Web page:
Stack the Cats by Susie Ghahremani

Making color separations out of my painted art was a serious technical challenge, but it's one our illustration predecessors were bound to! In a time before computers, materials such as meticulously trimmed rubylith film were used to assign bold colors under hand-drawn lines. Artists like Dr. Seuss were known for their signature, limited use of color, but it may have been a limitation of the printing process itself that he used to his advantage!

Take a look at your kid's book collection. How do you see artists using the printing process to make their books have greater emotional impact?

Susie Ghahremani is an award-winning illustrator and obviously also a major design nerd.
Her author-illustrator debut titled STACK THE CATS releases TOMORROW!

Come celebrate with her at an upcoming book event! Visit her site at or follow Susie at @boygirlparty on instagram or Facebook for the latest updates.

She'll be at the SCBWI summer conference! Will you?

Saturday, April 22, 2017

Connecting With Young Readers Via School Skypevisits: A Basic Intro For Children's Book Illustrators - by Debbie Ridpath Ohi

When my first children's book came out was published, I was torn. Part of me was excited about talking to young readers about it but the other part was terrified about talking to young readers about it. Why the latter? Because having no children of my own and little experience talking to crowds of young people, I didn't know where to begin. Other factors: I don't drive, which limited the number of schools I could reach locally. My work schedule is pretty busy these days, so using a local transit to visit a school on the other side of Toronto could mean spending 3 hours on subway and buses for a half hour visit.

And this is where virtual visits using Skype or Google Hangouts are so great in my situation. I can work in the morning, take a break during my lunch hour to do a Skypevisit with a school that is thousands of miles away, then go back to work.

As a nervous newbie, I found that speaking to kids from the comfort of my home office was easier than jumping into in-person appearances right away. I've since grown to love talking to kids in person and actually do prefer in-person appearances now. In fact, I leave on my Sea Monkey & Bob Book Tour tomorrow, woohoo!

Though I prefer in-person visits now, I find that time and geography still make Skypevisits my go-to when it comes to connecting with schools.

I am SO grateful to my children's book author friend, Lee Wardlaw, who generously offered me advice when I first started using Skype to connect with schools. Lee was actually my very first professional mentor as well! I strongly recommend you check out her Presentations page, where you'll find her tips for having a successful Skype visit. Her advice is geared toward educators, but children's book illustrators can learn a lot from this info as well.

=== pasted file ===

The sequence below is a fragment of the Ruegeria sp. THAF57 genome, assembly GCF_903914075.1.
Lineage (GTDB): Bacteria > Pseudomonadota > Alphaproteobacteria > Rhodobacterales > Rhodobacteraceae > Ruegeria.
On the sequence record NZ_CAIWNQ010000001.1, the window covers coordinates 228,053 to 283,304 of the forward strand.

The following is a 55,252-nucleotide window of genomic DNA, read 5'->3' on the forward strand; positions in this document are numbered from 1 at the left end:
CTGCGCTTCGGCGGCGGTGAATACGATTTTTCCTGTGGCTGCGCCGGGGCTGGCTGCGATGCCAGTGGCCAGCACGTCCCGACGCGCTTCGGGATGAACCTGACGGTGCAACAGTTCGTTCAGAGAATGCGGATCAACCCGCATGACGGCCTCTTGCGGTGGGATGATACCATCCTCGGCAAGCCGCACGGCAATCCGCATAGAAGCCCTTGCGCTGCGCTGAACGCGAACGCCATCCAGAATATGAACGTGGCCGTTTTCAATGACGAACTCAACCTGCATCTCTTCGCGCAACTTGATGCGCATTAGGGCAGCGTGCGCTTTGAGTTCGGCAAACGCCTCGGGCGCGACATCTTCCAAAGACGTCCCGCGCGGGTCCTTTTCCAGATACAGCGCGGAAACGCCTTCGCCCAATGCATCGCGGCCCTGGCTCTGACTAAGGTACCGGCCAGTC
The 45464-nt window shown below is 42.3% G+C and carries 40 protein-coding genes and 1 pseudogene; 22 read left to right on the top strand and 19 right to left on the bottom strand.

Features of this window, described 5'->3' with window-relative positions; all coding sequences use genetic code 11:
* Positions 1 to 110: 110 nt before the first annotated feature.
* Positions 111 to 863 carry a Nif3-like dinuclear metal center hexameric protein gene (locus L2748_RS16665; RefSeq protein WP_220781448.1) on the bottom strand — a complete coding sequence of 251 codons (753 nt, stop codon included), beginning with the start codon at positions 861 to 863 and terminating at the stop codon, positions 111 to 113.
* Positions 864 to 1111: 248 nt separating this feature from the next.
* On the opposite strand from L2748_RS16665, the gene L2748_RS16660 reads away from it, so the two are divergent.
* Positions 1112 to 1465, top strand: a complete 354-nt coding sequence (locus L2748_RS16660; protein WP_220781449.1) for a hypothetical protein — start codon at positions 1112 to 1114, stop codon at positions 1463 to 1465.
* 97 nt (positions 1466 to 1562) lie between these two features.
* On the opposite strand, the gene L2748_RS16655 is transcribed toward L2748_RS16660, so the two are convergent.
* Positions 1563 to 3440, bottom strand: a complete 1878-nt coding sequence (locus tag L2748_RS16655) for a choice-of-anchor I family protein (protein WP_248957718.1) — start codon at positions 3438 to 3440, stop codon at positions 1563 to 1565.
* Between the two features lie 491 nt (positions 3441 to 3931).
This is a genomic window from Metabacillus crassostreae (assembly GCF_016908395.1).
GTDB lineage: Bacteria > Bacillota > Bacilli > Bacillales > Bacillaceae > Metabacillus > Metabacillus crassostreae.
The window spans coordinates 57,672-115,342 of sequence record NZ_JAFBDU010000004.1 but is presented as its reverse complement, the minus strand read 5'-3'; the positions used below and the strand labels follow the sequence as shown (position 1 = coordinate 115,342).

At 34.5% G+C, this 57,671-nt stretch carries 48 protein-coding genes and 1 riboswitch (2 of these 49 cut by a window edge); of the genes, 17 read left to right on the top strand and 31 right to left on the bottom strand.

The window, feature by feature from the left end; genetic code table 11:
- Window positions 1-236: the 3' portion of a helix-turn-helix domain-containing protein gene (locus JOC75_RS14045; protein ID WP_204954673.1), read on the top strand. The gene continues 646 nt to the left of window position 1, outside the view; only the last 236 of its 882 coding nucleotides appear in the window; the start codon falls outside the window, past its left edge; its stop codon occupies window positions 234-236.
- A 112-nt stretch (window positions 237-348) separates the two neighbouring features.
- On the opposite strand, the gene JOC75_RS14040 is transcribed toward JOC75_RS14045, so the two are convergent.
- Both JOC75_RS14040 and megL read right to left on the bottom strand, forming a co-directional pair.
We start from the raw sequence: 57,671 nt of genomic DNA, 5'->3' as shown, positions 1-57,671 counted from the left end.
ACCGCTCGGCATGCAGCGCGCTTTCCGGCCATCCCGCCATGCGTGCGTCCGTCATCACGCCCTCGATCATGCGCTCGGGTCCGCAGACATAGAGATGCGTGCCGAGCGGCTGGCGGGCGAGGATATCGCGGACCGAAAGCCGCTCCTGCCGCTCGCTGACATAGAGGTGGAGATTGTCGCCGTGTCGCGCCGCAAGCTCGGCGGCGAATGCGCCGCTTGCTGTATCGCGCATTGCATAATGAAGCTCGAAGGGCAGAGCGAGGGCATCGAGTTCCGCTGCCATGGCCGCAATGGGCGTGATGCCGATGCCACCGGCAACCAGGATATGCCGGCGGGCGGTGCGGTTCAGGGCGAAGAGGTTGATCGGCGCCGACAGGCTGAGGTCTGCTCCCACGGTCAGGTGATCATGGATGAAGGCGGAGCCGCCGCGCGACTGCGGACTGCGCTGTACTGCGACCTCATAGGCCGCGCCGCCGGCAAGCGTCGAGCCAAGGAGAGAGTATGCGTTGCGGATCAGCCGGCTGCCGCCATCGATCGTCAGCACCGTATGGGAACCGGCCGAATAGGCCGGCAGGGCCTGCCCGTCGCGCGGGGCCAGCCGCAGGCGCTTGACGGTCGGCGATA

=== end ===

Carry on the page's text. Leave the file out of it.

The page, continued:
Here is what I use for my own Skypevisits:

- A Logitech HD Pro webcam hooked up to my Mac. I am VERY happy with this webcam. Good quality video and sound, and I can tilt the camera.

- A Parrott headset microphone. Sorry for not including a link or model number, but I bought it many years ago, and I don't think it's available anymore. You can do Skypevisits with just your webcam microphone too, of course! I like the headset, though, because I figure it improves audio when I'm talking.

- A portable easel. I keep this folded up in the corner of my office and just take it out for Skypevisits. For the paper, I bought a couple of these easel pads in the beginning but since they're expensive, have just kept one for the backing and use other/cheaper paper for presentations instead -- I use painter's tape to tape up sheets in advance. My husband also found a giant roll of blank newsprint paper for me to use, and I've been ripping off sheets from that.

- Sharpie flipchart markers. I like these because the ink doesn't soak through to the next sheet of paper.

You also need to make sure you have a reliable Internet connection. I always try to do a brief test Skypecall with the educator or librarian ahead of time (also a fun way to connect with educators and librarians!).

Also double-check timezones when scheduling a visit! When a librarian and I were scheduling my talk with her students in Hong Kong (see above photo), we had to account for not only the time change but also the date difference!

What I include in my Skypevisits:

It depends on whether I'm giving a free 15-minute Skypevisit Q&A or a regular paid visit. Sometimes I do a reading (and if the school's connection is good enough, I sometimes have the students help me), talk about how I write and illustrate books, show sketches and materials and things in my office (another advantage of virtual visits), do a drawing demo or fun interactive drawing exercise, answer questions. I've also done art workshops, where students are prepped with their own clipboards, paper and drawing materials.